DEQ is working to clean up the dioxin

The Free Press recently wrote about a confidential U.S. Environmental Protection Agency (EPA) memorandum on dioxin contamination associated with the Midland operations of the Dow Chemical Co. Unfortunately, the EPA memo grossly misrepresents the efforts of the Michigan Department of Environmental Quality (DEQ) to address this complex problem and ensure this cleanup is a success.

In the past four years, under the DEQ's direction, Dow has been required to gather more data and implement more cleanup activities than in the previous 20 years when Dow was subject to EPA oversight.

DEQ-driven actions to compel cleanup of the dioxin include:

More than 300 homes in Midland and along the Tittabawassee River have had interior cleaning and/or extensive yard work done to reduce exposure to dioxin.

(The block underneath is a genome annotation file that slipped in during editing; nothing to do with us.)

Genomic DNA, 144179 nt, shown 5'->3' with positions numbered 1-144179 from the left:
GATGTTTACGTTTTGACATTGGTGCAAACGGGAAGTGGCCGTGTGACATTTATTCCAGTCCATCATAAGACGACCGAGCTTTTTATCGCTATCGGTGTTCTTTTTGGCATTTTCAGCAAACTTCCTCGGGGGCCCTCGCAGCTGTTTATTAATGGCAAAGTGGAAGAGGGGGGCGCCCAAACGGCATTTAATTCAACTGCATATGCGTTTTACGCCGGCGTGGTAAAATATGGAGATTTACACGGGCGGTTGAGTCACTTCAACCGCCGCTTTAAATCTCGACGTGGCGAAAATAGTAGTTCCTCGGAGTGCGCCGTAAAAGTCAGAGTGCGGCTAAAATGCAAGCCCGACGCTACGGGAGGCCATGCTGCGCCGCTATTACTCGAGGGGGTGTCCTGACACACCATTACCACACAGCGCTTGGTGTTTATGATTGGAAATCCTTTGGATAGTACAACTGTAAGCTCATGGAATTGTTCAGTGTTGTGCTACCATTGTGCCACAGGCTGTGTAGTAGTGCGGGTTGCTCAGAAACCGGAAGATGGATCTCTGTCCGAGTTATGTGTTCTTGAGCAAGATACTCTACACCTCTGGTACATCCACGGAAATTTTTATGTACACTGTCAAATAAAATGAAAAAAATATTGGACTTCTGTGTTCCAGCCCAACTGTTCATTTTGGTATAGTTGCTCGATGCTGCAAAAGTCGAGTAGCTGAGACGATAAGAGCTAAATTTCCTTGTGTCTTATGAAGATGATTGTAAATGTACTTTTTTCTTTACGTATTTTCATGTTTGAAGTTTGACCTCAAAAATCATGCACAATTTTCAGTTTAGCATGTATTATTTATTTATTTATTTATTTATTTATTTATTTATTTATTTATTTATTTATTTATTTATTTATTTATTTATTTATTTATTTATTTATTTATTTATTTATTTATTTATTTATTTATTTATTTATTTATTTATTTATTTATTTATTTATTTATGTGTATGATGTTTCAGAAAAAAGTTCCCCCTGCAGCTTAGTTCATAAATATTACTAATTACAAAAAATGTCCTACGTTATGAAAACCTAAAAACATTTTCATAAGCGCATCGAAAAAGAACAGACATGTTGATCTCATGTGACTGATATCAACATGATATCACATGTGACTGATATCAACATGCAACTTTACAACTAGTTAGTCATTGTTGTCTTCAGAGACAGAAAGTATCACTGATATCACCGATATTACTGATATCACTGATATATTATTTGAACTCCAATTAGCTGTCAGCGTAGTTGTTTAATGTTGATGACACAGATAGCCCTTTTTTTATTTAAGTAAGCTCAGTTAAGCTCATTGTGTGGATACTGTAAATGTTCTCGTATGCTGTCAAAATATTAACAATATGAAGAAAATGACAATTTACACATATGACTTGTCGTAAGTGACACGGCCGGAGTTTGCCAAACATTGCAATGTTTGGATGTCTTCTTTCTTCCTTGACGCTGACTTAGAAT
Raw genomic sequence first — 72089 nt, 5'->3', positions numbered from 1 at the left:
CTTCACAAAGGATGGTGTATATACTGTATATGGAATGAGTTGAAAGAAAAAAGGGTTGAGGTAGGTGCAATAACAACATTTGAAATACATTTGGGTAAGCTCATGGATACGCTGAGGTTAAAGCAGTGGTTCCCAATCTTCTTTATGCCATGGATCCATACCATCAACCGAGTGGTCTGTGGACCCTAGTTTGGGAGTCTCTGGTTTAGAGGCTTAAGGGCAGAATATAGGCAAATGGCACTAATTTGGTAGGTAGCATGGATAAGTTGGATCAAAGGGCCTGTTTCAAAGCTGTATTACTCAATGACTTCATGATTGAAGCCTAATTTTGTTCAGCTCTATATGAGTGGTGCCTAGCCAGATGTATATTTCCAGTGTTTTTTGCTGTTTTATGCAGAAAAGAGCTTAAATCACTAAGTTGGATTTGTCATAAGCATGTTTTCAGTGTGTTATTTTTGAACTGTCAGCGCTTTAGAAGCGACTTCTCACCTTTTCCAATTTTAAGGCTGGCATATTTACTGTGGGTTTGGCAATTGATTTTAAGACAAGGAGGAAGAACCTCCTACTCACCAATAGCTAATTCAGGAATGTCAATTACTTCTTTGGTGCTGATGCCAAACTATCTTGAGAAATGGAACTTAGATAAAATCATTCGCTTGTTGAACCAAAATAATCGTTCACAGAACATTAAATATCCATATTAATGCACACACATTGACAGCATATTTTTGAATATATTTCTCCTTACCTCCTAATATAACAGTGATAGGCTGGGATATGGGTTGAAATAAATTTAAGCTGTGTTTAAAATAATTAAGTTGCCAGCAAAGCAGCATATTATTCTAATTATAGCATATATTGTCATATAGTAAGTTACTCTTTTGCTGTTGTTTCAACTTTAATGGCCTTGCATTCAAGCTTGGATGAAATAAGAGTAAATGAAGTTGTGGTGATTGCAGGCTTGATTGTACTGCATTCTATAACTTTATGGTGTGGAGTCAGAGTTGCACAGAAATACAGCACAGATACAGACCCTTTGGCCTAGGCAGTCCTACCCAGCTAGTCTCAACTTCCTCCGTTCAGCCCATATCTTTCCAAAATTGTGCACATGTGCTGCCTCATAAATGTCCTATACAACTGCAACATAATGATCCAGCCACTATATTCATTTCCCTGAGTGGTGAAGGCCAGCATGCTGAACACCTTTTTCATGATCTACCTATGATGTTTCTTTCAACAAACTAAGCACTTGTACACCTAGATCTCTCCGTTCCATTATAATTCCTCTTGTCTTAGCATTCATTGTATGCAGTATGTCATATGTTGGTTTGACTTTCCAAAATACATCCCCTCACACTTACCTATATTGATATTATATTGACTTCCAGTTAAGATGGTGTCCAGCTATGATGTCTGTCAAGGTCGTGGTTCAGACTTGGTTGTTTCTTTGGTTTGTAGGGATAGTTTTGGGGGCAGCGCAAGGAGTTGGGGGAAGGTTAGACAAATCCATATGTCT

Over 10,000 soil and sediment samples from the Tittabawassee and Saginaw Rivers have been collected and analyzed for contamination, and over 200 samples have been taken in Midland. During the time EPA had oversight of this process, fewer than 55 locations were sampled in Midland and no river samples were taken.

Over 18 miles of the Tittabawassee River have been identified as contaminated, resulting in over 60,000 cubic yards of contaminated sediments being removed.

In 2006, the DEQ fined Dow almost $70,000 for failing to notify and timely provide sampling data.

What motivated EPA to write its inflammatory memo is unclear. It would have been preferable, and certainly more helpful, for them to have discussed their concerns directly with the DEQ.

It is understandable that some area residents are frustrated with the pace of the cleanup. That is precisely why the DEQ has worked to make sure that the delays that occurred prior to our involvement do not continue under our watch and why we are committed to resolving this once and for all.

Steven Chester
Director, Michigan Department of Environmental Quality

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